That said, I never once believed that Chua's book was some sort of parenting manual or treatise on why Chinese parenting is superior. That is what the media portrayed it to be, but it was a memoir. A memoir written by a mother who might have different ideas about parenting than you or I. A mother who, in the end, realized that perhaps some of her methods weren't working so well--that her children were not the same person and she couldn't parent them identically and achieve identical results.
Tiger Babies Strike Back by Kim Wong Keltner is billed as a rebuttal to Chua's memoir. It is a memoir itself, though written in a much different style. Keltner is quite humorous, and uses her humor to draw the reader in. I'm not really sure it's much of a rebuttal, either. To me, it showed that Keltner had a different sort of personality--more sensitive, soft, and gentle--than her stoic Chinese mother did. I don't think this sort of situation is necessarily unique to Chinese American families. I think as parents, if we are not careful, we can parent in a way that does not honor our children and their unique personalities.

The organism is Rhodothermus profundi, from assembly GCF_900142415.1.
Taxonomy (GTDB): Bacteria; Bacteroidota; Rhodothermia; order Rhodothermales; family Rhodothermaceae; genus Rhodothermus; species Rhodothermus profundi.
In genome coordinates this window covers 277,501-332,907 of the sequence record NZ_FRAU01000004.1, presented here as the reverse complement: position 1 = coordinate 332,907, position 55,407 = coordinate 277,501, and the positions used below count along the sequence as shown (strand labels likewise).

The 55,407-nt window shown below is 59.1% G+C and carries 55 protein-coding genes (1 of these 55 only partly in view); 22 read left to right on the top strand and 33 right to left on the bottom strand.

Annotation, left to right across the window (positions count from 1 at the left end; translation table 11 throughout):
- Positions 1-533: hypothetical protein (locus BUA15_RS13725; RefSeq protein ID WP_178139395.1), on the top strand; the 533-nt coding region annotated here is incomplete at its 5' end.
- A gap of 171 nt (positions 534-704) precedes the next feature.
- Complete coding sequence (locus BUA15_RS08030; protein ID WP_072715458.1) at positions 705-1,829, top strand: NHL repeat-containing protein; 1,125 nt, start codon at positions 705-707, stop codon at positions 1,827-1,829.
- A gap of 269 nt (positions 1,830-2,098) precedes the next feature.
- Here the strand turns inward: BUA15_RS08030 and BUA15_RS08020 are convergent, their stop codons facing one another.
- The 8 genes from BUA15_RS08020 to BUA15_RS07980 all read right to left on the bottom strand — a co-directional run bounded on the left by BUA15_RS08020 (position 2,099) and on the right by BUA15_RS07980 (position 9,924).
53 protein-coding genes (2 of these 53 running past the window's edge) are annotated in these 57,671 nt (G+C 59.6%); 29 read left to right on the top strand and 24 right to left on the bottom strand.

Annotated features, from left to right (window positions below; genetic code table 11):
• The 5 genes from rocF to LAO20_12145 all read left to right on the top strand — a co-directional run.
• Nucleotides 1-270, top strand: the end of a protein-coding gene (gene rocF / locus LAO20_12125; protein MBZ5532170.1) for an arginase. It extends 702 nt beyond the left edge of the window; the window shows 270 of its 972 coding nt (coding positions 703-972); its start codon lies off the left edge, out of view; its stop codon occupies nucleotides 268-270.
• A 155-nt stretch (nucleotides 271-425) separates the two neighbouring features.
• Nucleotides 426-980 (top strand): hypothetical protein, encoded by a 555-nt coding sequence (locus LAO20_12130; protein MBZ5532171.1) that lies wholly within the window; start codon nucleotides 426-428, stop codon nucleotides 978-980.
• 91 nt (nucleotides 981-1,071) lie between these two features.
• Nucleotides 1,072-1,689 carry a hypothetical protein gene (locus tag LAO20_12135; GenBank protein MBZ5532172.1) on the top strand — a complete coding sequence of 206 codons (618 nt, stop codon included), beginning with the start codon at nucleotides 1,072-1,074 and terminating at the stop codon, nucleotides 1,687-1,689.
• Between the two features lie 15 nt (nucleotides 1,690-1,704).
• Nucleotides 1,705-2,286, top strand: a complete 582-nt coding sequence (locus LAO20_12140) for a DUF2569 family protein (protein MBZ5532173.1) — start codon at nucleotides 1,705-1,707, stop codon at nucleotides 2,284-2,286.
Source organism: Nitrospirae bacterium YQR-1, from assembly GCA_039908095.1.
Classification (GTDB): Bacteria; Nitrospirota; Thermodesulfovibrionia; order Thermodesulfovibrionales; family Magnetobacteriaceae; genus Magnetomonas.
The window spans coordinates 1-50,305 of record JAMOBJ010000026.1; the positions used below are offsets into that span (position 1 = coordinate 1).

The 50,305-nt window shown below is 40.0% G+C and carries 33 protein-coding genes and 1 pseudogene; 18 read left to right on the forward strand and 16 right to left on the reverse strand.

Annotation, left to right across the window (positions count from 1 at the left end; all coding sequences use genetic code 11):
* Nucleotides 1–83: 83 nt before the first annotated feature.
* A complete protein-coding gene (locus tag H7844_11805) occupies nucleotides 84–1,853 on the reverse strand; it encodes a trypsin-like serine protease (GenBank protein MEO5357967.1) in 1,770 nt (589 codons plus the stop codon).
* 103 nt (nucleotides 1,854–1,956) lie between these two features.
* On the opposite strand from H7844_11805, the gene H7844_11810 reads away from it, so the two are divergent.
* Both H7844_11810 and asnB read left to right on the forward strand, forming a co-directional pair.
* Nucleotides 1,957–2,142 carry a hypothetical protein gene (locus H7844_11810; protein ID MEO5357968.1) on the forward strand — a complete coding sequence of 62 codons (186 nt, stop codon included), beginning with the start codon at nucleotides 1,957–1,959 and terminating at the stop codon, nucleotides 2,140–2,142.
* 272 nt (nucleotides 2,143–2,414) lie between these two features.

I do find it exhausting sometimes that I need to be more gentle and sensitive with one child, more fun for another, and more active with the other one. It's easier to just parent how I want to, without regard to my children, but the results aren't usually what I hope for. The author of this memoir just wanted a mother who understood her, and didn't feel she had that sort of a mother.
And really, this memoir doesn't harp on the whole Tiger Mom vs. Tiger Baby point too much. It is funny and insightful as she writes about her life after marriage and the parenting of her own child. The book is written in short, always comedic, chapters and is a quick read. I don't think you need to have read the Tiger Mother book to find good insights and a lot of entertainment reading in the Tiger Babies book.
I received a copy of this book from the publisher via TLC Book Tours in exchange for my review.